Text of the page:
Education Officials Want Cultural Training For Teachers, State Holds Meetings On Hemp Regulations

Oct 29, 2019

New Mexico Wants Linguistic, Cultural Training For TeachersAssociated Press

New Mexico state education officials want public schools to become more attuned to the culture and linguistics of a heavily Hispanic and Native American population, as they outline priorities for the next school year.

Public Education Secretary Ryan Stewart on Tuesday told a panel of state lawmakers that his agency hopes to better equip teachers to inspire children from households where an indigenous or foreign language is spoken.

He says that teaching tribal languages in the classroom can help Navajo children communicate with elders. He says textbooks have to be created from scratch to teach some indigenous languages that aren't widely spoken.

Lawmakers recently increased spending on teacher salaries, at-risk students and incentives to extend annual classroom hours by up to 20 percent.

Secretary Of State Quits 2020 Democratic Bid For Us Senate - By Morgan Lee Associated Press

New Mexico's secretary of state says she won't pursue the Democratic nomination for U.S. Senate, clearing a path for Rep. Ben Ray Luján as the party's candidate in 2020.

Maggie Toulouse Oliver on Tuesday announced in an email the end of her campaign and endorsed Luján's campaign to succeed retiring two-term Sen. Tom Udall.

Luján is the No. 4 Democrat in House leadership and has served six terms representing northern New Mexico. Two candidates who lost statewide election bids in 2018 are vying for the Republican nomination.

Toulouse Oliver cut a progressive profile in her short-lived Senate campaign. The former county clerk called for impeachment proceedings against President Donald Trump and rejected campaign cash from corporate PACs. Those positions later became part of Luján's platform.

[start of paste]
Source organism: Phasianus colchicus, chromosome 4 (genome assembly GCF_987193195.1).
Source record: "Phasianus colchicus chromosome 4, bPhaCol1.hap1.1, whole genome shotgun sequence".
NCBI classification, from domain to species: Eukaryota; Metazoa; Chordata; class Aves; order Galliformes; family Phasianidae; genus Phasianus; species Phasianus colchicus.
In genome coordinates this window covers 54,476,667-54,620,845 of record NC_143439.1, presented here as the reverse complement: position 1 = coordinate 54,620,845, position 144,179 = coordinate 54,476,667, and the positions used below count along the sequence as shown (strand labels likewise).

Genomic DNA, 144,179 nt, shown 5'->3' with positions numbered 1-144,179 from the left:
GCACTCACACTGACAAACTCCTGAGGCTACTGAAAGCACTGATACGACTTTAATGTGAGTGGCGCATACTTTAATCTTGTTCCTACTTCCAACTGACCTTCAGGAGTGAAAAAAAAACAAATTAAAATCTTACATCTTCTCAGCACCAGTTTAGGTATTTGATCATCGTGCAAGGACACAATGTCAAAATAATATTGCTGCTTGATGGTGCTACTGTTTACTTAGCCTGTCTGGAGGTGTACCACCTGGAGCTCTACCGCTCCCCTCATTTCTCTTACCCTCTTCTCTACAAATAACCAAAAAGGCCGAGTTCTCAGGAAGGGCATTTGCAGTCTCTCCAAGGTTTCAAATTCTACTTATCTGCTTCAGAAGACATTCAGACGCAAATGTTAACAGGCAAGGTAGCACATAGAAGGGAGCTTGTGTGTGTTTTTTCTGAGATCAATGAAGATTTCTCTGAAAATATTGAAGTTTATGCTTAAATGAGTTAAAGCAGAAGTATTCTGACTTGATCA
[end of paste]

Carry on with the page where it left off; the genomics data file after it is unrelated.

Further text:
Judge Withdraws From Consideration For District Court SeatAlbuquerque Journal, Associated Press

A federal judge has removed his name from consideration for a U.S. District Court seat in New Mexico after the state's two Democratic senators withdrew their support.

The Albuquerque Journal reports that Magistrate Judge Kevin Sweazea announced the decision in a letter to the White House last week.

Sweazea says U.S. Sens. Tom Udall and Martin Heinrich withdrew their support despite having submitted his name to President Donald Trump as a potential nominee.

Staff members for both Udall and Heinrich said Sweazea's confirmation would face serious hurdles in the Senate and that they are working to find other qualified candidates.

Sweazea says the two-year process also "adversely affected" his willingness to take on the job, instead he plans to continue as a magistrate judge.

New Mexico Man Sentenced To 25 Years For Family SlayingsAssociated Press

A New Mexico state district judge has sentenced Nicholas Ortiz to 25 years in prison for killing three members of an El Rancho family eight years ago.

State District Judge Francis Mathew sentenced the 24-year-old man Monday after he was charged with three counts of first-degree murder.

Authorities say Ortiz would be required to serve 85% of his sentence after getting credit for time served since his February 2015 arrest.

Authorities say Nicholas Ortiz killed Lloyd Ortiz, Dixie Ortiz and Steven Ortiz in their home in June 2011 with a large pickax.

Nicholas Ortiz, who is not related to the family, was 16-year-old at the time.

Deputy District Attorney Jennifer Padgett declined to comment.

Authorities say Nicholas Ortiz could appeal but there was no discussion about whether he would.

NM Governor Urges Probe Of Immigrant Processing CenterAssociated Press

New Mexico's governor is urging federal immigration authorities to open an investigation of conditions at a privately-managed processing center where Cuban migrants reportedly have attempted to kill themselves.

The office of Democratic Gov. Michelle Lujan Grisham released letters Monday calling for an internal investigation by U.S. Immigration and Customs Enforcement of conditions at the Otero County Processing Center in southern New Mexico.